A grieving family has released a heartbreaking photo of a widower separated from his children for the funeral of his wife in Victoria.
Mother-of-six Clare Ross died of suicide after disappearing from her home in Ferntree Gully in Melbourne’s southeast on Sunday, August 30. A day later her body was found in a quarry about 500m from their home. She was due to turn 79 on Wednesday.
Her son Danny Ross shared an image of her funeral, describing the experience as “cold and lonely”.
“Whoever decided that only 10 people can attend a funeral in approximately a 800sq m church needs there heads read,” he wrote on Facebook.
“Look at that picture and tell me it’s right. There’s my dad sitting on his own without support or a cuddle from his daughters or sons in his time of need.
“It’s disgusting and needs to be changed. How do we get this changed.
“The most stupid thing is More than 100 people can shop in a supermarket at any one time. I’m not looking for sympathy I’m asking for change.”
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The restrictions meant none of Mrs Ross’s 12 grandchildren or four great-grandchildren were able to attend the service.
“It’s been a tough couple of weeks but that funeral service was inhumane,” Mr Ross told news.com.au.
While he had been expecting some social distancing restrictions, Mr Ross said he was shocked by the arrangements when they arrived at the church, where they were asked to sit 2m apart in spots marked with an “x”.
“It’s not the church’s fault they are just following the rules,” he said. “But I wasn’t even listening to the service I was just so angry inside at where the 10 of us were sitting.
“All I could think of was my dad, sitting on his own crying and no one could go over there and give him a hug.”
Mr Ross describes his mother as very social, she was the president of a card playing group and also a volunteer with a church group. Both his parents were pretty fit for their age, his dad is 82, and were out all the time.
“She had lots of friends but since this lockdown, everything changed,” he said.
While they coped with the first lockdown, Mr Ross said his mother was struggling with the second lockdown.
“She used to say that us kids were all right because we had Zoom and Facebook but us oldies didn’t have that and needed personal interaction with other people.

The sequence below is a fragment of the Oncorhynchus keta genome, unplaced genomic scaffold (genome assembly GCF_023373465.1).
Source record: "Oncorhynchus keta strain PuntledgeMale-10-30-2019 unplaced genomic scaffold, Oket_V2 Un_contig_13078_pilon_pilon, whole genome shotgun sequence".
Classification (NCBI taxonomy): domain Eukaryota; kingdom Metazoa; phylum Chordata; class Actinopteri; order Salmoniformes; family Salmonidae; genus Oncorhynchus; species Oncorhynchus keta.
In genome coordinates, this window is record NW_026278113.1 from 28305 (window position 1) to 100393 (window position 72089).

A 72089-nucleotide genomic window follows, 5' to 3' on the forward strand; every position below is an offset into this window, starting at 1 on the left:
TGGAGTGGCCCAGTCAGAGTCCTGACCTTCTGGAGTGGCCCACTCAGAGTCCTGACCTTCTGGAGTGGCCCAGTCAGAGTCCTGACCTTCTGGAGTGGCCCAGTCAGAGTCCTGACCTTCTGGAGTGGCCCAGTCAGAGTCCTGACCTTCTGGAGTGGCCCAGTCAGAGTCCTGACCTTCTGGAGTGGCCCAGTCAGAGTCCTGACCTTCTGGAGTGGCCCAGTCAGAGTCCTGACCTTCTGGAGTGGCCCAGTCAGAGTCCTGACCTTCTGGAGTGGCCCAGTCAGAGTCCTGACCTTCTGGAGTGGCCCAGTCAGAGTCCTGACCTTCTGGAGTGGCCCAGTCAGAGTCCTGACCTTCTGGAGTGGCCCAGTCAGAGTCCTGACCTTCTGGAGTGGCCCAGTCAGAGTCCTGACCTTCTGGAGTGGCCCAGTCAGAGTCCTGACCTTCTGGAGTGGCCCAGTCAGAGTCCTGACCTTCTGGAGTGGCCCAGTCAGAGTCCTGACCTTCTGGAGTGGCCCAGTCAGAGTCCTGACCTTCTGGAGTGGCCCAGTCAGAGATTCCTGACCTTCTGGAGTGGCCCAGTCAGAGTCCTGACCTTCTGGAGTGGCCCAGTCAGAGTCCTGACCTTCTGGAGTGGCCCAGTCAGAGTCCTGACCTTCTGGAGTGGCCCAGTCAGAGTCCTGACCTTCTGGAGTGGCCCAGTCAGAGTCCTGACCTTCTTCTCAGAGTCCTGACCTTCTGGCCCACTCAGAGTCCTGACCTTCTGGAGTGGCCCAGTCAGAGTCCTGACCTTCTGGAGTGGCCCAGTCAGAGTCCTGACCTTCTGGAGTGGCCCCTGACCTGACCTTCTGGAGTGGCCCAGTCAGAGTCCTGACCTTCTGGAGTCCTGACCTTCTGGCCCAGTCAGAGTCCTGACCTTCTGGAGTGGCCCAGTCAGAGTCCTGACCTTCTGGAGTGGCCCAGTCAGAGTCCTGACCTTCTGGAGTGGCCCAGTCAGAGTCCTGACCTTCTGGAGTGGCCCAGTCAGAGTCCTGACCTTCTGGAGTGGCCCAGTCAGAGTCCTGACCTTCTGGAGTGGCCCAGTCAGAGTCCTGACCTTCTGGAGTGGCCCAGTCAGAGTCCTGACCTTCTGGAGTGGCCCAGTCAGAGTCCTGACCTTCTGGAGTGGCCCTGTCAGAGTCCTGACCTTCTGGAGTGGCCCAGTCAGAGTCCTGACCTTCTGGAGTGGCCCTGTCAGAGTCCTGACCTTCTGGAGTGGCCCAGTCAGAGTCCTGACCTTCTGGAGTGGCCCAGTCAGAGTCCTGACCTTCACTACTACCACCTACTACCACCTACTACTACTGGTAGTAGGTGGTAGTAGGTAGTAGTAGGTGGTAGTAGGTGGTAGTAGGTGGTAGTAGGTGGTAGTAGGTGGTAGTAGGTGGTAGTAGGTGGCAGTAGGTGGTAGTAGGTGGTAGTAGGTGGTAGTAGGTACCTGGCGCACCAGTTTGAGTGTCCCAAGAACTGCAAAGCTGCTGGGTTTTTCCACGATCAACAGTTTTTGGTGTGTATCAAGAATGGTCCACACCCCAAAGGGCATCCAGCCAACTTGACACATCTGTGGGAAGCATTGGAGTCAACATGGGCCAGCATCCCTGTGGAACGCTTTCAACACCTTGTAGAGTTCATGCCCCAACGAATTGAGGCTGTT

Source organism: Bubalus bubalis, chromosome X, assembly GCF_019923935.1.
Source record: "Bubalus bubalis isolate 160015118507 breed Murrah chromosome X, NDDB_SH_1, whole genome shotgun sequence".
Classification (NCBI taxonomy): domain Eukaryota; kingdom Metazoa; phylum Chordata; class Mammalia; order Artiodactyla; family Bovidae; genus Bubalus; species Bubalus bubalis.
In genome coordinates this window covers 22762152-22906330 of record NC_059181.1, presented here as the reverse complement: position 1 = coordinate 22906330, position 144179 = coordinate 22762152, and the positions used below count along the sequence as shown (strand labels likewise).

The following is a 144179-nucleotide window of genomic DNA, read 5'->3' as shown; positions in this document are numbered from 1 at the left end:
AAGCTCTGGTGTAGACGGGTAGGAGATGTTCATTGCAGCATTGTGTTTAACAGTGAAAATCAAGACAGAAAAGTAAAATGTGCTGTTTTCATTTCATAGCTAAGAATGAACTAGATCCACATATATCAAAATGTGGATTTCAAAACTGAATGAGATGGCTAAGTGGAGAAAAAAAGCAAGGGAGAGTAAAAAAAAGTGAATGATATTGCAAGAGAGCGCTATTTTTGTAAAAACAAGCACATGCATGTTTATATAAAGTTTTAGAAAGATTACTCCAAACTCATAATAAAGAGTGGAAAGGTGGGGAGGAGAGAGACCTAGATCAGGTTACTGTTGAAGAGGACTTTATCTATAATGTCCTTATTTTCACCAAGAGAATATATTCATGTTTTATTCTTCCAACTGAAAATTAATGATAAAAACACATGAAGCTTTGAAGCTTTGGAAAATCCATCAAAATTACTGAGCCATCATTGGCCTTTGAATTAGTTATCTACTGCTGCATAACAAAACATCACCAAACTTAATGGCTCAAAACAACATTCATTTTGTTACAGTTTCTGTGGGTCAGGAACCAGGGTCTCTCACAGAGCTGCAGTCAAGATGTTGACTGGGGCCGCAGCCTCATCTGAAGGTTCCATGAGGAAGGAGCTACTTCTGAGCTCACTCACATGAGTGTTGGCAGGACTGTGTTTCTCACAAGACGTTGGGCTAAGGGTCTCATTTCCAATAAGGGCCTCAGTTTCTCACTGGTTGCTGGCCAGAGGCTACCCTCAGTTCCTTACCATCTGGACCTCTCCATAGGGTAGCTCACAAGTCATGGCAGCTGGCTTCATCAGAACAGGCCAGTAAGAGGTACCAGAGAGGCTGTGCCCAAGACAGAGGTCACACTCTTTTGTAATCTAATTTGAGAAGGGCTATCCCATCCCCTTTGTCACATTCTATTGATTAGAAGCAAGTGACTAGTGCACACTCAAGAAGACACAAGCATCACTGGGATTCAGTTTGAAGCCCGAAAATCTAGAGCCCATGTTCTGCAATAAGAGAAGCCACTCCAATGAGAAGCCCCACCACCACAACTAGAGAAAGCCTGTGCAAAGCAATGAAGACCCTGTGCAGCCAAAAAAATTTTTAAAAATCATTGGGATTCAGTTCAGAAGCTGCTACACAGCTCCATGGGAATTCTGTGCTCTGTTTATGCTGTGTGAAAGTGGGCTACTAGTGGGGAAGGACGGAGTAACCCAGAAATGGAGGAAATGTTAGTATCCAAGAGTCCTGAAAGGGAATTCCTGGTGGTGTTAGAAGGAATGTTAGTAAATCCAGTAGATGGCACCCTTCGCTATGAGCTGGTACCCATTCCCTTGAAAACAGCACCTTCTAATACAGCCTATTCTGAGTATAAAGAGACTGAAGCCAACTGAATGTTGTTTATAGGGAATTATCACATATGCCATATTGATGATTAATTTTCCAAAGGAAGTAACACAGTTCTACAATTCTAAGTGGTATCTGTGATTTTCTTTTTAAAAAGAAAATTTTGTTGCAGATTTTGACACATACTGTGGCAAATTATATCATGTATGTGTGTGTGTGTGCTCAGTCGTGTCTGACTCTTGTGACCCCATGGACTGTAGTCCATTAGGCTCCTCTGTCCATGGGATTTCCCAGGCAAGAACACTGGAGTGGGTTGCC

“They were locked in their houses 23 hours a day, what else can they do? I’m just disappointed at how it’s come to this.”
Her death has left her family reeling and blaming themselves for not visiting her because of the 5km lockdown limit.
“There is a lot of regret and plenty of other people must be going through the exactly the same thing, but no one is speaking out about it, I don’t know why, it seems so logical to speak out about it,” Mr Ross said.
“My mum had no history of mental illness, there was no way we thought mum would commit suicide in a million years, she was so against it, she was as Catholic as you come.”
Metropolitan Melbourne is still under stage 4 restrictions, although some rules were eased slightly today. Funerals are restricted to 10 people plus those required to conduct the service.
Mourners must wear a mask and maintain a physical distance of 1.5m from others to reduce to risk of spreading the coronavirus.
Mr Ross said he didn’t understand why places like churches couldn’t have similar rules to workplaces that see them operate with 70 per cent capacity.
“I don’t understand why it isn’t the same for funerals, in an 800sq m church, why couldn’t they have 40 people in there?” he said.
“It just doesn’t make sense how inhumane it is, there’s just no compassion.
“Daniel Andrews is talking about opening up things like dog grooming and hairdressing, why don’t they look at things that affect people mentally?
“Going to the funeral when your mum has just died of suicide, I don’t think there is anything more important than to come together, give each other a hug and say it’s going to be all right.”